Though most economists believe the nation’s housing crisis shares the stage with unemployment as the two fronts where we are failing in America’s war to revive its economy, housing barely received a mention in President Obama’s first State of the Union message last night.
With homes sales plummeting again, three million foreclosed homes clogging inventories across the nation and the Administration’s program to fend off foreclosures falling short of expectations, it’s no secret that twelve months after taking office housing has proved to be more difficult than anticipated.
In his speech, the President mentioned the first-time buyer credit and vowed to “step up refinancing so that homeowners can move into more affordable mortgages,” though there were no details. Nor were their bold new ideas to address foreclosures, improve home values, restore faith in the mortgage-backed securities markets, shore up FHA, resolve the fates of Freddie Mac and Fannie Mae, or rekindle demand with the tax credits expire in three months.
Yet he attacked the unemployment aggressively, devoting two-thirds of his speech to the economy and declaring jobs to be “our No. 1 focus in 2010.”
To add a touch of irony to the situation, today HUD is expected to dust off a program launched by the Bush Administration?Hope for Homeowners?to help homeowners who owe more than their properties are worth. The changes would be at least the third lease on life for the program, which began in October 2008 and has so far helped just 96 of the 400,000 homeowners originally targeted.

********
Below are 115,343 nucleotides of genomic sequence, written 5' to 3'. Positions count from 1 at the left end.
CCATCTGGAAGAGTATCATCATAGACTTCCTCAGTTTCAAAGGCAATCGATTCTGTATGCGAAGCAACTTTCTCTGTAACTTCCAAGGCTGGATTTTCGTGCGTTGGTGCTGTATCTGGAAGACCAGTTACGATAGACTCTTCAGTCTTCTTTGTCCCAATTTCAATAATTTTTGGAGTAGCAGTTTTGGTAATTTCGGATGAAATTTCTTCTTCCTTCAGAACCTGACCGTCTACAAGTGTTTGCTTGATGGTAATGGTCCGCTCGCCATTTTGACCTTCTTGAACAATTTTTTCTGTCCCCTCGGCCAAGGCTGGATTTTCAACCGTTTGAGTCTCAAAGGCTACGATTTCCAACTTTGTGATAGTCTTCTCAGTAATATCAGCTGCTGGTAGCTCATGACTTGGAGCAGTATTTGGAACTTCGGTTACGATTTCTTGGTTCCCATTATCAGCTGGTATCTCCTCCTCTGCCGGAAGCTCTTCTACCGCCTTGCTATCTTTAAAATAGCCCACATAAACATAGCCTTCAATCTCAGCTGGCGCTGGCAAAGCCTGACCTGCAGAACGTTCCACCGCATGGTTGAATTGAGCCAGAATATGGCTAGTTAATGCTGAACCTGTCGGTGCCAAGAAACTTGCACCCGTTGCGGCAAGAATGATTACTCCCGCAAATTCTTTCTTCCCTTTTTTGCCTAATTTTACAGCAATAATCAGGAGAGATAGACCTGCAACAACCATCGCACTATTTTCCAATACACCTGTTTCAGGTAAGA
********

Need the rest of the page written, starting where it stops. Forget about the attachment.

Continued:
Two hours after he finished, RealtyTrac released its statistics on leading foreclosure markets in 2009. The data underscored the link between foreclosures and jobs.
“While it was expected that cities from states with the highest levels of foreclosure activity would top the charts, there is evidence that we’re entering a new wave of foreclosures, driven more by unemployment and economic hardship than what we’ve seen over the past few years,” said James J. Saccacio, chief executive officer of RealtyTrac.
“Areas like Provo, Utah, Fayetteville, Ark., Portland, Ore., and Rockford, Ill., all posted foreclosure rates above the U.S. average in 2009. And markets like Honolulu, Minneapolis and Seattle saw foreclosure activity increase at more than twice the national pace over the past 12 months – although all three of those markets still had 2009 foreclosure rates that were at or below the U.S. average.”
The lack of attention to housing did not go unnoticed in some communities where foreclosures are bleeding local housing markets dry. In Fresno, Representative Jim Costa (D-Fresno) stated, “The president made no mention of the two most serious issues affecting our Valley’s economy: water and housing.”
“I’m pissed off,” Rep. Dennis Cardoza, D-Merced, said Wednesday. “The Obama administration did not cause these problems, but they’re not working hard enough to fix them.” Citing the department’s “complete incompetence,” Cardoza declared he had “lost confidence” in Donovan and all but demanded the Cabinet secretary’s resignation.
The congressman blames the housing secretary for failing to adequately assist valley cities such as Merced, where the foreclosure crisis ranks among the nation’s worst. He blames Obama for not visiting the San Joaquin Valley, wracked by chronic unemployment and extended drought.
Cardoza’s not alone in his frustration. According to a Harris Survey conducted for the Trulia web site and released yesterday, only 36 percent of Americans give the president a passing grade or better for restoring the American dream of home ownership. A year ago, he received passing grades from 54 percent.